What to drink with dessert
January 16th, 2012
06:30 PM ET
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Ray Isle (@islewine on Twitter) is Food & Wine's executive wine editor. We trust his every cork pop and decant – and the man can sniff out a bargain to boot. Take it away, Ray.

Dessert wines, as a category, have an appealingly paint-by-numbers purpose: they go with dessert, and occasionally, they are dessert.

But desserts are all over the place when it comes to both levels of sweetness and range of flavors. One person’s idea of dessert might be a ripe pear, where another person might argue that any dessert not involving chocolate is an utter waste of time. Ditto dessert wines, which can range from a lightly alcoholic, lightly effervescent, delicately sweet moscato d’Asti to a PX sherry with the viscosity of motor oil and a go-see-the-dentist-now sugar content.

So, a couple of things to point out. Food almost always has more effect on the flavor of wine than vice versa, and so sweet desserts make wines seem less sweet. Generally speaking, go for a wine that’s slightly sweeter than the dessert you’re serving. If the dessert is ultra-super-sweet, think coffee, or, for the brave, grappa.
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Filed under: Candy • Chocolate • Content Partner • Dessert • Food and Wine • Sip • Wine


January 16th, 2012
03:45 PM ET
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Pasadena, California: birthplace of two iconic figures in food history - Julia Child and the cheeseburger. While various towns lay claim to to the latter, local legend has it that the cheeseburger was invented in the 1920s at the Rite Spot Cafe by 16 year old Lionel Sternberger.

As the story goes, the teenager was working at his Dad’s restaurant when he "accidentally burned a hamburger," says Paul Little, head of the Pasadena Chamber of Commerce.

“Rather than throw it in the trash, he flipped it over, put a piece of cheese on it to hide his mistake and served it to a customer who was delighted to have it," Little claims.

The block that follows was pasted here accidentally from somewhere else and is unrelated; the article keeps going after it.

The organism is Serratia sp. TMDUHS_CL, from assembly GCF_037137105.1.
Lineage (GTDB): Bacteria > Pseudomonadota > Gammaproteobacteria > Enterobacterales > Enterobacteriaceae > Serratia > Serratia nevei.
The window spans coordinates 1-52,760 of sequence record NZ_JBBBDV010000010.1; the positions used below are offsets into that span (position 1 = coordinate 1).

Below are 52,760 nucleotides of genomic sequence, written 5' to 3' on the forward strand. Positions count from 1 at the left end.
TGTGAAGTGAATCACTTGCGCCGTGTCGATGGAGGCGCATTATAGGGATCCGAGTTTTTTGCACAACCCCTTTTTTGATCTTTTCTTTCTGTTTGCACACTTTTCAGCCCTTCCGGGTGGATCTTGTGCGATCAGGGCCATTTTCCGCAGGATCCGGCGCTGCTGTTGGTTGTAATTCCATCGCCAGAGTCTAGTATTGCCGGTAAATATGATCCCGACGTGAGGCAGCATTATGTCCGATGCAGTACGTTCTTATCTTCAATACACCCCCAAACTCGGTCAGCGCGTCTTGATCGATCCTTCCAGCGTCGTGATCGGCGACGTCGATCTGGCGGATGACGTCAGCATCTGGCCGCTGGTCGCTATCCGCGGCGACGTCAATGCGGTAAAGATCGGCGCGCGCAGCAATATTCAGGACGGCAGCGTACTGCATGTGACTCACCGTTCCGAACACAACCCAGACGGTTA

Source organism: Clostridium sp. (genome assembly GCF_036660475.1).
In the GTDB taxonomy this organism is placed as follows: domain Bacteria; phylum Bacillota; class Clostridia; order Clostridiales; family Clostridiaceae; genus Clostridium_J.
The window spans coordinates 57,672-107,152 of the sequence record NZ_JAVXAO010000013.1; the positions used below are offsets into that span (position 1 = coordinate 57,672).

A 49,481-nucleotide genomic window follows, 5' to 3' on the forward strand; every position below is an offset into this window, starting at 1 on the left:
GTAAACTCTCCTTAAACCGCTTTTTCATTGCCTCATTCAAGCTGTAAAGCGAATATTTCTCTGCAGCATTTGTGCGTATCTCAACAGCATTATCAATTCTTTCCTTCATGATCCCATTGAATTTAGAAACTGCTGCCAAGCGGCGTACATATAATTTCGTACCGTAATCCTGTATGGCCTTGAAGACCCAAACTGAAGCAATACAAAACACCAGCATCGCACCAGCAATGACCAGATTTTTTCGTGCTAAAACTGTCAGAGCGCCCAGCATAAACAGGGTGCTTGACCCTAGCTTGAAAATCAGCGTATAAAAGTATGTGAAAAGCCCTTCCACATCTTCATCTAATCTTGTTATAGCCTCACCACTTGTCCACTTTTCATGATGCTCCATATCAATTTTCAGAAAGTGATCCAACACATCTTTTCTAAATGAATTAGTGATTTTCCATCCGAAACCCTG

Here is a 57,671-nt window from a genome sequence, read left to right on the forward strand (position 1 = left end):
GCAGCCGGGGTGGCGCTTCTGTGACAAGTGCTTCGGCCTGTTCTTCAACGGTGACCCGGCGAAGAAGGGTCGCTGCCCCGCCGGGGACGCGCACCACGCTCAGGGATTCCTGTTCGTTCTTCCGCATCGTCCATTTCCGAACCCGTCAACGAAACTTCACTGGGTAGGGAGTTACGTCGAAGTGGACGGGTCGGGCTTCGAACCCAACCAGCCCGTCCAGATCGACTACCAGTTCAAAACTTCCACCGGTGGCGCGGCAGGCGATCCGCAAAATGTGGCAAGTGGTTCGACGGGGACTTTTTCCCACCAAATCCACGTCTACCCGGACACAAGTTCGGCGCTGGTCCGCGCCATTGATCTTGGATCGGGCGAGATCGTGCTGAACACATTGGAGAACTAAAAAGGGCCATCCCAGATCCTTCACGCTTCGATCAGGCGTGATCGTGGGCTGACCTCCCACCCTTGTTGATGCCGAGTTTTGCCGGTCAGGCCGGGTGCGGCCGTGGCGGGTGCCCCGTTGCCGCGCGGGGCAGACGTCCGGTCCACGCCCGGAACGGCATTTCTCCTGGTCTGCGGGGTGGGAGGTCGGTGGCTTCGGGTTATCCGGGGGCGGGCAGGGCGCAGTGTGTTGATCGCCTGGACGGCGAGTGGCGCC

The senior Sternberger put the new “cheese hamburger” on their menu, calling it the "Aristocratic Hamburger." It sold for 15 cents.
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Filed under: 100 Places to Eat • Burgers • Sandwiches


Seared ostrich, nuked food and gaying the fat away - the year's weirdest diets
January 16th, 2012
11:00 AM ET
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Kate Krader (@kkrader on Twitter) is Food & Wine's restaurant editor. When she tells us where to find our culinary heart's desire, we listen up.

If your 2012 diet is off to a fantastic start (if you indeed embarked upon one), yay you. And continue whatever it is you’re doing. If, however, you haven't already lost your desired number of pounds (and really - we think you're gorgeous just the way you are), don't be hard on yourself.

Maybe it’s not you. It’s the diet. Consider, then, these plans could be exactly right for you.

The Chubster Diet
Here you have “Chubster: A Hipster’s Guide to Losing Weight While Staying Cool.” Martin Cizmar’s brand-new book notes two definitions of chubster: 1. someone who is proud to be fatty mcfatfat; and 2. the cool guy who is formerly fat.

Chapters include How to Work Out (without Looking Like a Tool); there are ratings - from awesome to awful - for Stuff You Can Nuke. Lean Cuisine Chicken with Lasagna Rollatini gets an awful. “Rollatini isn’t actually a type of pasta—it’s not even an Italian word,” notes Cizmar, who lost 100 pounds in eight months after something he refers to as “the Slurpee incident.”
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Filed under: Bite • Content Partner • Diet Tools • Diets • Food and Wine • Health News


The secret taste of umami
January 16th, 2012
10:00 AM ET
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What do tomatoes, cheese and mackerel have in common?

They are all responsible for umami, the slightly mysterious fifth basic taste now counted alongside sweetness, saltiness, sourness and bitterness. Umami is often likened to savoriness, but defining exactly what it tastes like can be tricky.

If you have two mini-tomatoes and chew them 30 times before swallowing you should feel a strange sensation that spreads in your cheeks. That, according to chef Kiyomi Mikuni, is the umami taste.
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Filed under: Asian • Feature • Food Science • Japan • Japan Eats • Japanese


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